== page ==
it goes to the lower right quadrant

61

When does heterotopic gastric mucosa and pancreatic tissue occur?

when cells lining the stomach or pancreatic tissue develop at sites OTHER than the stomach

62

What is an ileal diverticulum? Greater prevalence in M or F?

present in 2 to 4 per cent of people and is 3 to 5 times more common in MALES than females.

A Meckel diverticulum is a persistence of the proximal part of the YOLK STALK (duct) (omphaloenteric duct). The diverticulum can become inflamed.

May end as a blind pouch, be attached to the umbilicus by a fibrous cord or a fistula (omphaloenteric fistula), or result in a condition known as volvulus (twist around) that can lead to ischemia or strangulation of the bowel.

May be sight for ectopic stomach tissue and pancreatic tissue

63

What causes a congenital omphalocele?

failure of the intestinal loops to return from the umbilical cord to the abdominal cavity during the 10th week and the ventral abdominal wall to close.

Herniated loop covered by amnion (epithelium of the umbilical cord).

64

What causes a congenital umbilical hernia?

the ventral abdominal musculature fails to close the umbilical ring.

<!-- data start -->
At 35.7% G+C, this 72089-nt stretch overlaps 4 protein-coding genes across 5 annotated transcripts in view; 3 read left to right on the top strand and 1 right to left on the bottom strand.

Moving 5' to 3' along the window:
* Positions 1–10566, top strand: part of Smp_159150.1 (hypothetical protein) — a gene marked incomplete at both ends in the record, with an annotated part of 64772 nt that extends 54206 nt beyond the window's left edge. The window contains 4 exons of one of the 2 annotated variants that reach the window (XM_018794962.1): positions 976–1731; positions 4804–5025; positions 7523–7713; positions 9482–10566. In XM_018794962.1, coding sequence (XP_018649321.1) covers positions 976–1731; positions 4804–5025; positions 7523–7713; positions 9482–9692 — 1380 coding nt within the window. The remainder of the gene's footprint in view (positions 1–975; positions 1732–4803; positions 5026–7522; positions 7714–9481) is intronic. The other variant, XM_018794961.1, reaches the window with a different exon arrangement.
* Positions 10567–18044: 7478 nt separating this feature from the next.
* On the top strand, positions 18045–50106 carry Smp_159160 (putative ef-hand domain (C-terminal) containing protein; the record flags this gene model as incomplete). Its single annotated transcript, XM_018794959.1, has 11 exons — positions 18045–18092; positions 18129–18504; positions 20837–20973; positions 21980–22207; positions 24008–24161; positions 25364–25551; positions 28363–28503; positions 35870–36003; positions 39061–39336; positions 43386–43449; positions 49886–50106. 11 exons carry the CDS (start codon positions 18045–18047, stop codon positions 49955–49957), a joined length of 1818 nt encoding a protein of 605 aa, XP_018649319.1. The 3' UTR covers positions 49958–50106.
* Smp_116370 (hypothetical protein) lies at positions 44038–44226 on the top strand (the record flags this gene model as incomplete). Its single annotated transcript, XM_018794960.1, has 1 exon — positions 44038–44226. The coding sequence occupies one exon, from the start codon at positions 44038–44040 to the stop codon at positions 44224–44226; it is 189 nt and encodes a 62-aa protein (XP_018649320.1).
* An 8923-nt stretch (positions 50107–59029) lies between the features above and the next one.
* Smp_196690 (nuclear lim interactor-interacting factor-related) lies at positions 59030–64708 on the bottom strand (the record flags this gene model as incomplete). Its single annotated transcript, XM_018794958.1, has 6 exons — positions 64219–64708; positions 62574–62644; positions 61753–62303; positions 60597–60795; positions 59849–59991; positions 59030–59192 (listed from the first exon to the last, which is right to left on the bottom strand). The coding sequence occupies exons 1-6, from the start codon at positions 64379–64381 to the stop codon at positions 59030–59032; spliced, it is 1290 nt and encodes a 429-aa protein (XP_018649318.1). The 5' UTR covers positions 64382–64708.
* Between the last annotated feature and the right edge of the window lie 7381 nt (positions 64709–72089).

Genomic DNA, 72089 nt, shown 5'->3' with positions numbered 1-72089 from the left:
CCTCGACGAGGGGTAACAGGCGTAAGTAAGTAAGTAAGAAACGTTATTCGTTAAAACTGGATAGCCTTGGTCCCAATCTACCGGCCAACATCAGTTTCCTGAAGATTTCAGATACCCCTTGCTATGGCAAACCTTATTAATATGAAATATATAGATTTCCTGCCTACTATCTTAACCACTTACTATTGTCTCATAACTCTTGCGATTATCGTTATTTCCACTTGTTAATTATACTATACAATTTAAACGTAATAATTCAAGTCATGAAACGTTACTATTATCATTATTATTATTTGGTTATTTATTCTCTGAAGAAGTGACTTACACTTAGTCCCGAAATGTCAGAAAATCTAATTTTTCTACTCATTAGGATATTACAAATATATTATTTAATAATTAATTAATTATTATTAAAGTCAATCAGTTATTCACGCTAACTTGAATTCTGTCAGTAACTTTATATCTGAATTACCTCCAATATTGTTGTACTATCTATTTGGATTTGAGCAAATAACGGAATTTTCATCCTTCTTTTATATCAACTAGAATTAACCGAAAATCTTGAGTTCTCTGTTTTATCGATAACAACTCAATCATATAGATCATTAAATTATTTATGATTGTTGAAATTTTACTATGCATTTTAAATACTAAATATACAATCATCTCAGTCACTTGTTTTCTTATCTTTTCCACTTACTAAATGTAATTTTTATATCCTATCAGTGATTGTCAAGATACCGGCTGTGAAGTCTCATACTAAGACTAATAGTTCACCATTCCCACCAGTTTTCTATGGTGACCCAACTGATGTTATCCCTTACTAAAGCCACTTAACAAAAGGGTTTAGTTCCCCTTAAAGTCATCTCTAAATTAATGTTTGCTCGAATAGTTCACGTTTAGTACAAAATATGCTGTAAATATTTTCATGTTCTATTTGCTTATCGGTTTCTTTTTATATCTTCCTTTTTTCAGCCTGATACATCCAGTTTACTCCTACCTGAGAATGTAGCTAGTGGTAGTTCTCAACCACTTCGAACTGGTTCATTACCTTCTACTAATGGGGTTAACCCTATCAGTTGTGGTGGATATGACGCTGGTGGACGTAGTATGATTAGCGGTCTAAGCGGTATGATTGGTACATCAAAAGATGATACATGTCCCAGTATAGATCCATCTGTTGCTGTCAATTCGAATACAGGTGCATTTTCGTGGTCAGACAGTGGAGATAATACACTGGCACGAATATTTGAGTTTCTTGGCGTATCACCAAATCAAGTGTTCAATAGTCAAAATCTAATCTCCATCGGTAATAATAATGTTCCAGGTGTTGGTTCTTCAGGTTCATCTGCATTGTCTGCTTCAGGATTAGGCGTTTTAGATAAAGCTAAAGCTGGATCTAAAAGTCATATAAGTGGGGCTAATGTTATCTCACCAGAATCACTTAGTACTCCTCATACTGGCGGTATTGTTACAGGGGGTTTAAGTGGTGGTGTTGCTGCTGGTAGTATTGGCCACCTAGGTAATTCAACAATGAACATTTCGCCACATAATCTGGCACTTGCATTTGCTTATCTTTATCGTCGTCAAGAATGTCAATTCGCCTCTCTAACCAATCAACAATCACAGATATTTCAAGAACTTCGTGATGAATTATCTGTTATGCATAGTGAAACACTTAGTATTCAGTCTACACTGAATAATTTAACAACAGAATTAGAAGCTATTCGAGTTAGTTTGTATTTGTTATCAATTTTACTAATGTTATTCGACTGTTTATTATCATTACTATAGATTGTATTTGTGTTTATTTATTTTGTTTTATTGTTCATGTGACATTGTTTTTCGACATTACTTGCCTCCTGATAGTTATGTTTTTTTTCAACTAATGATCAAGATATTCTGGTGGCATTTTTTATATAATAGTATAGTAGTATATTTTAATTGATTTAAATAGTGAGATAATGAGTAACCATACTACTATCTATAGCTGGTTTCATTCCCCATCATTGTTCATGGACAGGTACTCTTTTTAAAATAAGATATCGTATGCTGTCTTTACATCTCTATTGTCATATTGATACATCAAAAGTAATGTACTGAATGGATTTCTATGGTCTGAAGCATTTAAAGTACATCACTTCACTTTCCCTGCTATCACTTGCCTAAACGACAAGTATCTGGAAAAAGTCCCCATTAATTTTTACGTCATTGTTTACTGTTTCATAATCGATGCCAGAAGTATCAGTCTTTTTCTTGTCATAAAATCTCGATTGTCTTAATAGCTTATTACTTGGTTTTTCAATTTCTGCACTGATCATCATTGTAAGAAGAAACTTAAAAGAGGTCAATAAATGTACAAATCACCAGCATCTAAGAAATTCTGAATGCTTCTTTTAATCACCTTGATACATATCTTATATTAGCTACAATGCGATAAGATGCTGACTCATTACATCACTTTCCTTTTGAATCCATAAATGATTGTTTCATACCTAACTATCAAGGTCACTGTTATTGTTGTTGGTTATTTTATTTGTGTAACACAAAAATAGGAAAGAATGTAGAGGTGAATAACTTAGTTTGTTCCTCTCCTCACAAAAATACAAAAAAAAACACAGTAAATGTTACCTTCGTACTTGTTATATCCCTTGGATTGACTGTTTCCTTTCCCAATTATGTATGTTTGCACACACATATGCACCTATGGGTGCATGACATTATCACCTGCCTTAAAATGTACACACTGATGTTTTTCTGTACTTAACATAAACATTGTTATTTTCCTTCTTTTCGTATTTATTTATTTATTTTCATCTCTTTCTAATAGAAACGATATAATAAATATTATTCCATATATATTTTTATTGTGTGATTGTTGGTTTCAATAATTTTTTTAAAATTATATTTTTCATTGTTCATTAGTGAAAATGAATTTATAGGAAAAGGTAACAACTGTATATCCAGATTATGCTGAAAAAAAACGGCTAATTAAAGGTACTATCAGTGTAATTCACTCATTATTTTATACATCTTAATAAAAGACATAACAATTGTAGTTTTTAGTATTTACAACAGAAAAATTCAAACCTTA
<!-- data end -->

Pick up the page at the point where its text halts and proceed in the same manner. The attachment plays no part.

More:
Protruding mass is covered by subcutaneous tissue and skin

65

What causes gastroschisis?

a defect near the median plane of the right ventral abdominal wall. The cause of gastroschisis is uncertain, but may be due to ischemic injury to the anterior abdominal wall

66

What causes non-rotation of the midgut?

the caudal limb returns to the abdomen first, and the small intestine lies on the right side of the abdomen and the large intestine on the left.

67

What forms the mesentery and attaches all of the intestine to the posterior abdominal wall?

dorsal mesentery

68

The greater omentum, transverse mesocolon and sigmoid mesocolon are all derivatives of..

dorsal mesentery

69

What causes the duodenum and ascending/descending colons to be retroperitoneal?